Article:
Thursday, March 5, 2015

Changes to return and added debugging support

Two updates to talk about today.

The first is a change to how return works in the language. It now does not work. This is a side effect of making blocks into implicit closures. By doing that, it lets you pass them around (cool), but it makes it really awkward to return from them. I had intended to have return simply set a return value and exit, allowing the calling function to use the return value if it was expecting one. But even there, it becomes confusing if the return value is for the function or for the closure. In the end, I decided it wasn't really worth the confusion (for now).

So instead, Tangent will now do a little type inference with blocks (and functions). Similar to CIL, the return value for a function (or block/closure) will be the last statement in the function. So it works something like this:

f(x: ~> int) => void { }
g => string { 
    f {
       // ...

So the normal Tangent order of operation inference works, but the target of the algorithm differs. For normal blocks, the last statement will need to return void, just like any other statement (or any other block). Otherwise, it provides a mechanism for basic anonymous functions.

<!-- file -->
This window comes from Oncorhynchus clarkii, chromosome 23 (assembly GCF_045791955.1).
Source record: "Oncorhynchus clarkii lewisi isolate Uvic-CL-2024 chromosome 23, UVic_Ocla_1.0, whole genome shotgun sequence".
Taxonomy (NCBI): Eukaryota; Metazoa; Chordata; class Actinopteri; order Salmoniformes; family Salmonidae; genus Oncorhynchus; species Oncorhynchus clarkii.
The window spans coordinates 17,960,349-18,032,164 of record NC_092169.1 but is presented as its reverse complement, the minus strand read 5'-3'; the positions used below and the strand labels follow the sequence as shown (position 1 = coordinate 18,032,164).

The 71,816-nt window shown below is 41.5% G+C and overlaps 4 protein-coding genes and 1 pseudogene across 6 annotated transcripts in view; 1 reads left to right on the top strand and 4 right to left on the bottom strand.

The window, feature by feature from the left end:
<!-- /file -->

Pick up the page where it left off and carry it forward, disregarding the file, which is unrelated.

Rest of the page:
The second change was the addition of debugging info to the compiler. If you start debugging versus the exe the compiler generates, you'll now be able to step through code, set breakpoints, inspect variables, etc. While it was a lot of work to wire the line/column info from source to compiler, there's not much to actually making the debugging work. One extra ILGenerator call to mark the reductions with their location in code. Visual Studio does the rest. I had done this with earlier revisions of the language, but it is a nice reminder of how powerful well made software can be.

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